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What Is ClamXav (and do Mac users really need antivirus)
Pages: 1, 2

Setting up the ClamXav Sentry

While the ClamXav Sentry looks like just another tab in a preferences sheet, it's actually an amazing part of this application. Indeed, the Sentry brings background scanning capabilities to ClamAV on Mac OS X, but does so while staying remarkably lightweight and transparent--something most background-scanning competitors cannot do.

To start using the Sentry, simply add folders to its watch list by dropping them onto the window. Be careful not to add folders containing heavily nested folders, as this can eventually lead to slowdowns. It's better instead to create a long list of single entities--good candidates are your Public folder, Mail downloads, and the computer's Shared folder. Once the Sentry is activated, it will wake up and silently scan any file created in these locations.

Setting the Sentry to automatically start when you log into your Mac is obviously something you want--not doing so would negate the whole point of background scanning. Scanning removable media, on the other hand, can lead to serious slowdowns if you decide to mount a slow server or insert a DVD in your optical drive.

To save the Sentry settings, use the special "Save Settings and Launch ClamXav Sentry" button that will take care of all the file writing and daemon restarting involved in the operation for you.

Notice the new menu that appeared in your bar? This is the ClamXav Sentry menu, that will discretely flash every time Clamav is at work behind the scenes. If the application detects a virus, it will immediately pop up an alert window informing you of the fact.

Testing ClamXav and the Sentry

The best way to test ClamXav and its Sentry feature is to simply download a file called the EICAR test file. This file, actually a harmless text file, is an industry-standard test designed to activate antivirus applications. If your antivirus protection reacts to it, chances are that it is configured properly and working as expected.

To get it, go to this page and download the files listed at the bottom, from the left to the right. These are basically the same file but it is increasingly disguised, zipped, and stealthed to make it harder for your antivirus to detect it. Clamav should detect all the files in a flash and warn you about them.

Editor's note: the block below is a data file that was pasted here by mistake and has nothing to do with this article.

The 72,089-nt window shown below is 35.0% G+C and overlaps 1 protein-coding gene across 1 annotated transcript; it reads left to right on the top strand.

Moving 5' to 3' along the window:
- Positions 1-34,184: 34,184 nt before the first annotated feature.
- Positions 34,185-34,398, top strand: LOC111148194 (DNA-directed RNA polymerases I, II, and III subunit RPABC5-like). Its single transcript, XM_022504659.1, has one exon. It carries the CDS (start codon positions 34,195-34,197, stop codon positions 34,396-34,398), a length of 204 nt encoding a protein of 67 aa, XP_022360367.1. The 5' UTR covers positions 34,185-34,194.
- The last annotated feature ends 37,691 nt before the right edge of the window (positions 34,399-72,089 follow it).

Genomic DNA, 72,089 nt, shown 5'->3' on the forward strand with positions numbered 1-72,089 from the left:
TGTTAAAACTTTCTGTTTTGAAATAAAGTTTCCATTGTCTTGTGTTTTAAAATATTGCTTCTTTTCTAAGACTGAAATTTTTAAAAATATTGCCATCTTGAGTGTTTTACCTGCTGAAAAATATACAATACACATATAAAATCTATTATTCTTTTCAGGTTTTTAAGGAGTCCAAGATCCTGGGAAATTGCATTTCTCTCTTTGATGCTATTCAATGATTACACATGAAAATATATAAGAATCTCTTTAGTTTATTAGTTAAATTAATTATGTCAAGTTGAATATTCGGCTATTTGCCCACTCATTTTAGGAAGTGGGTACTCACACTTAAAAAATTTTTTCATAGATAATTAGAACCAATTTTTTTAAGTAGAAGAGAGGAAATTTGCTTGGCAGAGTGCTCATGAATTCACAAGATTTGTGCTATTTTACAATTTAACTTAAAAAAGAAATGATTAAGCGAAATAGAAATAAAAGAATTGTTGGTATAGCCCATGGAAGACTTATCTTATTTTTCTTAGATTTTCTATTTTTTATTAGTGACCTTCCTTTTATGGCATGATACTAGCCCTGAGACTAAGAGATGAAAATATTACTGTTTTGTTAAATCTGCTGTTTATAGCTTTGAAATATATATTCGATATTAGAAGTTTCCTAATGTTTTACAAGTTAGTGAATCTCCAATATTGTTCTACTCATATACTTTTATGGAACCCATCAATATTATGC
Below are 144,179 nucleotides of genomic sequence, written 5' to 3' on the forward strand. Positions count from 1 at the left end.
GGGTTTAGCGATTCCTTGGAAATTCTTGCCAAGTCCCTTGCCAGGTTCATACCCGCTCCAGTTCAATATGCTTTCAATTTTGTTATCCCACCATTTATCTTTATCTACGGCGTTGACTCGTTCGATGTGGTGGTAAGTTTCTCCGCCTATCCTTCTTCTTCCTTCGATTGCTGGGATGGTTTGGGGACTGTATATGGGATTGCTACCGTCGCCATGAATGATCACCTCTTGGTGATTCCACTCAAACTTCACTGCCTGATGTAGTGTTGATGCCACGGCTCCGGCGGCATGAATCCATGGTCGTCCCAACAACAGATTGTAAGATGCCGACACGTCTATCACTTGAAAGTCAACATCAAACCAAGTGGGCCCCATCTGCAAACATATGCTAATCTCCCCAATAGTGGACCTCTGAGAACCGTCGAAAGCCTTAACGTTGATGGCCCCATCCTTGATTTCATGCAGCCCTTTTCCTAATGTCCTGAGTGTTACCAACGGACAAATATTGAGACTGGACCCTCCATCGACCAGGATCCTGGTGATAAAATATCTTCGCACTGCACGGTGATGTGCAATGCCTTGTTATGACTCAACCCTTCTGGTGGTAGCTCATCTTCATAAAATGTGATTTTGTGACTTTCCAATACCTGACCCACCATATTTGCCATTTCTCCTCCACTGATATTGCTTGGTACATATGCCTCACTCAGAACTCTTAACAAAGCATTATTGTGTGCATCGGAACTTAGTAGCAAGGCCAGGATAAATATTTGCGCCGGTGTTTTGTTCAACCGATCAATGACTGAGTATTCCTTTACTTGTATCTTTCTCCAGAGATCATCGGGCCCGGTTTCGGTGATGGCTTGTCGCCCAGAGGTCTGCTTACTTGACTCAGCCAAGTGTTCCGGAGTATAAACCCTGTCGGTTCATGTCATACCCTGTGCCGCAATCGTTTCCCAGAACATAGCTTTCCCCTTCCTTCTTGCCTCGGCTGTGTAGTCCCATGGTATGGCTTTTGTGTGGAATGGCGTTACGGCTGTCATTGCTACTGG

Once you confirm that ClamXav passed the test, you can safely delete the file and go back to work.

An Interview with Mark Allan, ClamXav Developer

By now, you should be up and running with ClamXav and enjoying a new layer of protection on your Mac. As usual, I encourage you to read the ClamXav manual and website to get a complete idea of what that application can do for you. The ClamXav website also contains great community-powered forums that should assist you if you encounter any problems with the application.

For now, however, let's kick back and relax with a brief conversation with Mark Allan, ClamXav developer.

FJ: ClamXav has recently reached version 1--1.0.1 at time of writing--which seems to indicate it has reached a level of maturity. How long did it take you to get it to this point?

MA: ClamXav was a project I started during the summer of last year [2004]. At the start, it was incredibly basic consisting of a window with only three elements: a text input field to type the path of a directory to be scanned, a button to initiate the scan, and a large text box where the output of the scan would appear. As you can see from its appearance and functionality today, we've come quite a long way in the space of a year!

FJ: Indeed. I must say ClamXav is one of the most elegant Aqua-conforming antivirus applications I have seen since I started using Mac OS X. Did you get any special input from users while you were designing it?

MA: Well, to be honest, that's about the first positive comment I've had regarding the interface. Thanks! As for the rest, "special" would certainly be one word you could use to describe the feedback I've had. They range from the mildly constructive "horrible flagrant use of brushed metal" to the just plain rude.